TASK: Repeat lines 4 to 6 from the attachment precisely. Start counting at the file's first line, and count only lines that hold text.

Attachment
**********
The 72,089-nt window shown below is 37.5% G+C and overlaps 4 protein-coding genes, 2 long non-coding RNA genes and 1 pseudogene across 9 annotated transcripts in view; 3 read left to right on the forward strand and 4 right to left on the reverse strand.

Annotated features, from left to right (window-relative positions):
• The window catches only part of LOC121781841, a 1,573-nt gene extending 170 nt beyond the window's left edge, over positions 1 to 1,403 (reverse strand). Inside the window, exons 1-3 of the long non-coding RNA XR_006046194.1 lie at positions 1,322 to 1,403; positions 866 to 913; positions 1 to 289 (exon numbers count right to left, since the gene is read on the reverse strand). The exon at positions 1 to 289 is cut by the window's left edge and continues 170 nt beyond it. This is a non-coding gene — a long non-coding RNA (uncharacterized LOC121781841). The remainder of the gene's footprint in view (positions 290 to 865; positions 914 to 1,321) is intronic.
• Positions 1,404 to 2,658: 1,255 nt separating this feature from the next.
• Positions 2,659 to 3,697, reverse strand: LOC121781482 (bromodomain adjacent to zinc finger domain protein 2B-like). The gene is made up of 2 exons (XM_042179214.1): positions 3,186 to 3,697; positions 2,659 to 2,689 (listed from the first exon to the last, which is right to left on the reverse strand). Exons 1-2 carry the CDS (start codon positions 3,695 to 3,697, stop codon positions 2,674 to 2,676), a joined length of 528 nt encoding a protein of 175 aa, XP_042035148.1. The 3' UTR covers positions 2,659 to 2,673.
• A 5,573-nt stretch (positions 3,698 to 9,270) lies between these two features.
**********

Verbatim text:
• Positions 1,404 to 2,658: 1,255 nt separating this feature from the next.
• Positions 2,659 to 3,697, reverse strand: LOC121781482 (bromodomain adjacent to zinc finger domain protein 2B-like). The gene is made up of 2 exons (XM_042179214.1): positions 3,186 to 3,697; positions 2,659 to 2,689 (listed from the first exon to the last, which is right to left on the reverse strand). Exons 1-2 carry the CDS (start codon positions 3,695 to 3,697, stop codon positions 2,674 to 2,676), a joined length of 528 nt encoding a protein of 175 aa, XP_042035148.1. The 3' UTR covers positions 2,659 to 2,673.
• A 5,573-nt stretch (positions 3,698 to 9,270) lies between these two features.